That I repented?

No; I said the deed-- 50

Sebald. "The deed" and "the event"--just now it was
"Our passion's fruit"--the devil take such cant!
Say, once and always, Luca was a wittol,
I am his cutthroat, you are--

Here's the wine;
I brought it when we left the house above, 55
And glasses too--wine of both sorts. Black? White then?

But am not I his cutthroat? What are you?

There trudges on his business from the Duomo
Benet the Capuchin, with his brown hood
And bare feet; always in one place at church, 60
Close under the stone wall by the south entry.
I used to take him for a brown cold piece
Of the wall's self, as out of it he rose
To let me pass--at first, I say, I used--
Now, so has that dumb figure fastened on me, 65
I rather should account the plastered wall
A piece of him, so chilly does it strike.
This, Sebald?

No, the white wine--the white wine!
Well, Ottima, I promised no new year
Should rise on us the ancient shameful way; 70
Nor does it rise. Pour on! To your black eyes!
Do you remember last damned New Year's day?

You brought those foreign prints. We looked at them
Over the wine and fruit. I had to scheme
To get him from the fire. Nothing but saying 75
His own set wants the proof-mark, roused him up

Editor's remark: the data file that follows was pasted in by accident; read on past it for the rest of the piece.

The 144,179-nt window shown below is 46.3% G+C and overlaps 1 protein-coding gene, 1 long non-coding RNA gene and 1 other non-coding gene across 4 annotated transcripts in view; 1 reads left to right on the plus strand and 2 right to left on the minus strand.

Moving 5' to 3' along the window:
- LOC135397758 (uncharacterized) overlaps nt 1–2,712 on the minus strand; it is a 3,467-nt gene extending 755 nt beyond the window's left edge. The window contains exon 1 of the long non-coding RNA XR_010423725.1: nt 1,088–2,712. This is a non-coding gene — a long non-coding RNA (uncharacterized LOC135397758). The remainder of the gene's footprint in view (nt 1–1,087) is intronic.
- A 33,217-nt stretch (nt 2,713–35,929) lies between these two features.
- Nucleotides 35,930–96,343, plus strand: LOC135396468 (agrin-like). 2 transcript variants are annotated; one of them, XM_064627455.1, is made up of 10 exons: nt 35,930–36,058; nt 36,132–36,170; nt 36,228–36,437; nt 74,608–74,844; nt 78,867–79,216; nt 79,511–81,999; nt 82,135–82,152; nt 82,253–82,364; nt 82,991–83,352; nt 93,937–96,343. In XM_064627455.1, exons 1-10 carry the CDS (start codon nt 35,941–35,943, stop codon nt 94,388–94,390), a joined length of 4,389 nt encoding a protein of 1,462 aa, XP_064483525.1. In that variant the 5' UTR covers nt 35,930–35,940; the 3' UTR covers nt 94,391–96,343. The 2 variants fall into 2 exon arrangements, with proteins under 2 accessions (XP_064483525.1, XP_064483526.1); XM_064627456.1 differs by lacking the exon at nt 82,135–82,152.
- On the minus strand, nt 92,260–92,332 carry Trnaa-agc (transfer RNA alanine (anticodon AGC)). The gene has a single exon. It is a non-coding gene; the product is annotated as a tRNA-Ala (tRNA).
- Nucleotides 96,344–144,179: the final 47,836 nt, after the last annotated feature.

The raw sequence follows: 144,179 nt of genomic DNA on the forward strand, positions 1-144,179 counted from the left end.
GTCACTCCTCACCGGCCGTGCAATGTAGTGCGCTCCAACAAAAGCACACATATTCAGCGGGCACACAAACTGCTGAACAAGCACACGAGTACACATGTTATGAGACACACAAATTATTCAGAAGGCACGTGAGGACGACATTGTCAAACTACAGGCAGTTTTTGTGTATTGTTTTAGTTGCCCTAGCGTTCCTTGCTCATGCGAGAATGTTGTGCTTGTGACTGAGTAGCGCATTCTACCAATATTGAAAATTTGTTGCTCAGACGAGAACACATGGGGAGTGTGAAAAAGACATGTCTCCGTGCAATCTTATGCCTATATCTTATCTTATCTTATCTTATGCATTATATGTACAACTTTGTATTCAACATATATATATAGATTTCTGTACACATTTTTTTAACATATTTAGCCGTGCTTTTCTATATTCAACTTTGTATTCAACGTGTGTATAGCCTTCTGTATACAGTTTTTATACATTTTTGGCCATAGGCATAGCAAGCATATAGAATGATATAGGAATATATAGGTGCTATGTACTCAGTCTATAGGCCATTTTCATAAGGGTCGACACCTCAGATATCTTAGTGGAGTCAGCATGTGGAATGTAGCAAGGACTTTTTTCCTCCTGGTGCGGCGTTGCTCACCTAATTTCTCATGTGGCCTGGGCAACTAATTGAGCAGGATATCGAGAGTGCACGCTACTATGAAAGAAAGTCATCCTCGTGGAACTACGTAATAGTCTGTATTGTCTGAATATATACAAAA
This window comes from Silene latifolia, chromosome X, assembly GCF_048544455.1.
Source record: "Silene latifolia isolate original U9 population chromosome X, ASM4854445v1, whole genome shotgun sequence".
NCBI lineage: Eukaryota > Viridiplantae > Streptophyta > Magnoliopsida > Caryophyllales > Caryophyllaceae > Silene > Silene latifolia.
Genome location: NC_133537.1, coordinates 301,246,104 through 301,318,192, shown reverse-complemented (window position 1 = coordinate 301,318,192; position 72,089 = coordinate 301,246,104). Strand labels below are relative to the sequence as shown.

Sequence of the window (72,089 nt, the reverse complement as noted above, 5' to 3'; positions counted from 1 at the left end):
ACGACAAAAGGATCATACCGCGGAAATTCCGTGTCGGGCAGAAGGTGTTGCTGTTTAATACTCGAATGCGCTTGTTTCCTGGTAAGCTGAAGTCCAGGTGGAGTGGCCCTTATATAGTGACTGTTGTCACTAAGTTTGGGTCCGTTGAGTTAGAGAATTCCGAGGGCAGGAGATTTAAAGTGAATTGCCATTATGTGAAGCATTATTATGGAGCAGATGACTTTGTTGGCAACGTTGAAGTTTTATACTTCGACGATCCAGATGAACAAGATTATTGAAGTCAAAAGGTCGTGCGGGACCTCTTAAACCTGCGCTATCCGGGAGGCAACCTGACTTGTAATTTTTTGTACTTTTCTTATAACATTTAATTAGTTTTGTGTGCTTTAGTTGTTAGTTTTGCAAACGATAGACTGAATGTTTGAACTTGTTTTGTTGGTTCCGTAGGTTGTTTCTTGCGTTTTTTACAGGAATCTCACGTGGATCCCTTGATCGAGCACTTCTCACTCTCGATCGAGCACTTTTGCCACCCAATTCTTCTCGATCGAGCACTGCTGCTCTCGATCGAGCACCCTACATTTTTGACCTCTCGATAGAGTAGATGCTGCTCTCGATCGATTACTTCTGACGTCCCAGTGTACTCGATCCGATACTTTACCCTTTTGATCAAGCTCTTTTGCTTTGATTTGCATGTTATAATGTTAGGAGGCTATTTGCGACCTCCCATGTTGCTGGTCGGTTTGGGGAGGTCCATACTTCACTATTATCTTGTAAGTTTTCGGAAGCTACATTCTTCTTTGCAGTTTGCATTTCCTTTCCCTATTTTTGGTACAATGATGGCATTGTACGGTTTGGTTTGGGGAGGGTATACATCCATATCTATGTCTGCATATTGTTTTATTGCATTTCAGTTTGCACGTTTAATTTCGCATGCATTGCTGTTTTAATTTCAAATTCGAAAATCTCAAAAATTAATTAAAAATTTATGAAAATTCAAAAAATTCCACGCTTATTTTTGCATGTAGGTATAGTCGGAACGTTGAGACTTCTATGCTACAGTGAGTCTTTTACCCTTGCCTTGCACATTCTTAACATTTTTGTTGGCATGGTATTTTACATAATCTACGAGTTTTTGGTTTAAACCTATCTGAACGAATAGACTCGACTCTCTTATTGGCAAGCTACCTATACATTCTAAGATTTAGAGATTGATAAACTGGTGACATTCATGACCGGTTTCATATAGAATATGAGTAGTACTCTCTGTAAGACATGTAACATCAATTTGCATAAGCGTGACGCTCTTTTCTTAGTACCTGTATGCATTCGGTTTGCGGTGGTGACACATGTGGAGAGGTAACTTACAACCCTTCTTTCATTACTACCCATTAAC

To hunt them out.

'Faith, he is not alive
To fondle you before my face.

Do you
Fondle me then! Who means to take your life
For that, my Sebald? 80

Hark you, Ottima!
One thing to guard against. We'll not make much
One of the other--that is, not make more
Parade of warmth, childish officious coil,
Than yesterday--as if, sweet, I supposed
Proof upon proof were needed now, now first, 85
To show I love you--yes, still love you--love you
In spite of Luca and what's come to him--
Sure sign we had him ever in our thoughts,
White sneering old reproachful face and all!
We'll even quarrel, love, at times, as if 90
We still could lose each other, were not tied
By this--conceive you?


Not tied so sure!
Because though I was wrought upon, have struck
His insolence back into him--am I
So surely yours?--therefore forever yours? 95

Ottima. Love, to be wise (one counsel pays another),
Should we have--months ago, when first we loved,
For instance that May morning we two stole
Under the green ascent of sycamores--If
we had come upon a thing like that 100

"A thing"--there again--"a thing!"

Then, Venus' body, had we come upon
My husband Luca Gaddi's murdered corpse
Within there, at his couch-foot, covered close--
Would you have pored upon it? Why persist 105
In poring now upon it? For 'tis here
As much as there in the deserted house;
You cannot rid your eyes of it. For me,